Frank's Blog

New Book Chapter on Pi-Calculus and BPM 

Finally, one of my last scientific works on BPM and the pi-calculus has been published as a book chapter in Process Algebra for Parallel and Distributed Processing, edited by Michael Alexander and William Gardner.



The chapter itself is called Business Process Specification and Analysis. In contrast to prior work, it is written at a more sophisticated formal level (at least from my point of view), thanks to my co-author Uwe Nestmann. Indeed, I wished my doctoral thesis would be this formal.

Technically, we investigated the asynchronous pi-calculus (new work here) and also introduced a formal or-join execution semantics for the pi-calculus (more new work, but not completely formalized). The main focus, however, was the introduction and discussion of Trios, a concept that refined the functional abstraction (definition 5.2 of my thesis).

Concluding, I can recommend the paper to anyone (still) interested in using the pi-calculus in the area of BPM (what else should I say as an author :-). Unfortunately, I have no permission to provide a PDF file for download, so you have to either find a library or make a rather huge investment to get the chapter.

But what I can offer for free is a prototypical tool that was developed during the writing of the chapter. While it's command line based (written in Ruby), it has a graphical representation of the business process currently executed. And yes, you need the same Mac tool (called OmniGraffle) as for the Lazy Soundness Toolchain to create your own BPDs that can be imported. But don't worry, I provide a lot of ready to use examples to showcase the execution and analysis of business processes in the asynchronous pi-calculus. The homepage of the tool, called pishell, can be found here. Have fun!

I would also like to place a last comment (and thanks) to the editors and publishers of the book. In contrast to Springer (where you have to do all by yourself), the chapter was proof-read by experts and the grammar and spelling have been professionally checked.

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Commercial: OOP 2009 presentation 

I'm giving my first public presentation this year at the OOP 2009 conference taking place next week in Munich. In contrast to the last years scientific talks, this will be my first industry (say commercial) talk.

So, if you're around, I happily invite you to learn about the inubit way of practicing holistic business process management. I will guide you through the 45 minutes with a show case based on an HR process. Besides slides, I will also give a life demonstration.

Date: Tuesday, Jan 27, 2009 13:00 - 13:45
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Happy new Year! 

Today I just wish you all a happy new year! May all of your dreams, wishes, and hopes come true.

And yes, I promise again, that the things I promised in some of the last blog entries might be come true next year.
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BPMN and the Event-based Gateway 

Today I would like to tell you something about BPMN's Event-based Gateway. If you don't remember it by now, maybe you do by taking a closer look:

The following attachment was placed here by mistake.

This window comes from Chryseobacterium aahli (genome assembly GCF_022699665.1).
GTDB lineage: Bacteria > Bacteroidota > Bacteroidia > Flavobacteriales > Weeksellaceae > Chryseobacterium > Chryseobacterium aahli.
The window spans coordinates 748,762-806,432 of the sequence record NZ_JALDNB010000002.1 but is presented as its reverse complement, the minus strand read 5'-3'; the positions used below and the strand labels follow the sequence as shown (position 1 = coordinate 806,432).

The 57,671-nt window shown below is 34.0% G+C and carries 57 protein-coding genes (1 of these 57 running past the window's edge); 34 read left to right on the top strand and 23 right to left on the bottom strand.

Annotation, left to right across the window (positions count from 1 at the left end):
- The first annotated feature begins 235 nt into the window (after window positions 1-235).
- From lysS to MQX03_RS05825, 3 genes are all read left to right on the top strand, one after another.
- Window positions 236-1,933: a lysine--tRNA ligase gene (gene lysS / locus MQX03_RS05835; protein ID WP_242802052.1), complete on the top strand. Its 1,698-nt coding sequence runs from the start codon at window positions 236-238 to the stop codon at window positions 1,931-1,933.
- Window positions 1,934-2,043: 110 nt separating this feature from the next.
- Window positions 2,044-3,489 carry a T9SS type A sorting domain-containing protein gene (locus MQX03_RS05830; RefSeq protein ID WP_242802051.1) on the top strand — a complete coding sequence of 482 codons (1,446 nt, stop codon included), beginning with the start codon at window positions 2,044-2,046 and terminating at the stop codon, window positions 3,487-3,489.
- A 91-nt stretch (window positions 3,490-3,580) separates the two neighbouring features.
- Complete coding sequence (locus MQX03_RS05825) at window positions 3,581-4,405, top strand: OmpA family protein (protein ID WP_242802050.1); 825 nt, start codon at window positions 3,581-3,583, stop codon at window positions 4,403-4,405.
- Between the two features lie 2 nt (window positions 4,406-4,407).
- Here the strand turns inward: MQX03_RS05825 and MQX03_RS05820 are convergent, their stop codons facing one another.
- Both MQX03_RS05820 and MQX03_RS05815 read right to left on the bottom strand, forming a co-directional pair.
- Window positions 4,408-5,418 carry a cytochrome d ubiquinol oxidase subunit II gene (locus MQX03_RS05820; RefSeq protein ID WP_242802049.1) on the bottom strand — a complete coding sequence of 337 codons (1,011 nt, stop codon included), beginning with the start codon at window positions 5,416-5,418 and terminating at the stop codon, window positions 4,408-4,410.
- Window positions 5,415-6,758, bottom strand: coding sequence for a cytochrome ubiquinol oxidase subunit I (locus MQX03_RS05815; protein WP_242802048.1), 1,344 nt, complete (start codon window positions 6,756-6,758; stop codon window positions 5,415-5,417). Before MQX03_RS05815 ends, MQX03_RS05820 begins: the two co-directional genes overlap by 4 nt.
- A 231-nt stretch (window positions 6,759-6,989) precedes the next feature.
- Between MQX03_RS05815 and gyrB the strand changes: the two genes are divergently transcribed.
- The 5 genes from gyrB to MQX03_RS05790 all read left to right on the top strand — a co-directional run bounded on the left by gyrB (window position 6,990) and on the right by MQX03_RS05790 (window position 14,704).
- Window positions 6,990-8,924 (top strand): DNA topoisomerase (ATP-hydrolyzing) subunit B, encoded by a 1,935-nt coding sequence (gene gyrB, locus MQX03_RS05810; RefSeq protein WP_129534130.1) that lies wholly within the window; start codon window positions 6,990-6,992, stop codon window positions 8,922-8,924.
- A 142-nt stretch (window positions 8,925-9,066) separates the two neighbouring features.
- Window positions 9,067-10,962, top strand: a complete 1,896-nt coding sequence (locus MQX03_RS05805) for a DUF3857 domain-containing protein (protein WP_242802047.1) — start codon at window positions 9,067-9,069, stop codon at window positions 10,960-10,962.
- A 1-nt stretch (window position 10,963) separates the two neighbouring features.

The shape of the Event-based gateway changed from BPMN 1.0 to BPMN 1.1. Both types of Gateways (Event-based or Exclusive) make a decision, i.e. only one of the outgoing Sequence Flows is taken. Only one of the Gateways, however, is used for joining Sequence Flows. That one is the Exclusive Gateway (please keep this in mind when modeling).

But what are the differences between the two types of Gateways, which make a decision leading to the activation of exactly one of the outgoing Sequence Flows? Here are the golden rules:

1. An Exclusive Gateway is always used when the decision is internally (up to you, based on locally available information).
2. An Event-based Gateway must be used when the decision is externally (up to others, based on distributed events).

Consider for instance a simple business process of getting in touch with a friend:



You could either choose to write a letter or make a phone call. The decision on how to get in touch is made in the Exclusive Gateway numbered with (1). Please note, that the decision on how to get in touch is completely up to you. The Sequence Flows are joined with Exclusive Gateway numbered with (2).

The corresponding business process of your friend, however, can not anticipate how you will get in touch with him. He needs to support both cases, where the decision is triggered externally:



The decision is made in the Event-based Gateway (3), based on the directly following Event that is triggered first. The flows are joined, once again, by an Exclusive Gateway, in (4).

The difference becomes immediately visible when the two business processes are brought together to form a choreography:



It can be clearly seen that the decision is made in the upper Pool, whereas the lower Pool can only react to that decision.

Now, hopefully, I will never see a BPD with a wrong use of the Event-based Gateway anymore (and I've seen way too much).
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BizAgi Process Modeler with Frapu Stencils 

The BizAgi Process Modeler now sports an import option for Visio files using the BPMN 1.0 stencils that I offer here.



Thanks to Matthias Weidlich for pointing me to this feature of BizAgi Process Modeler.
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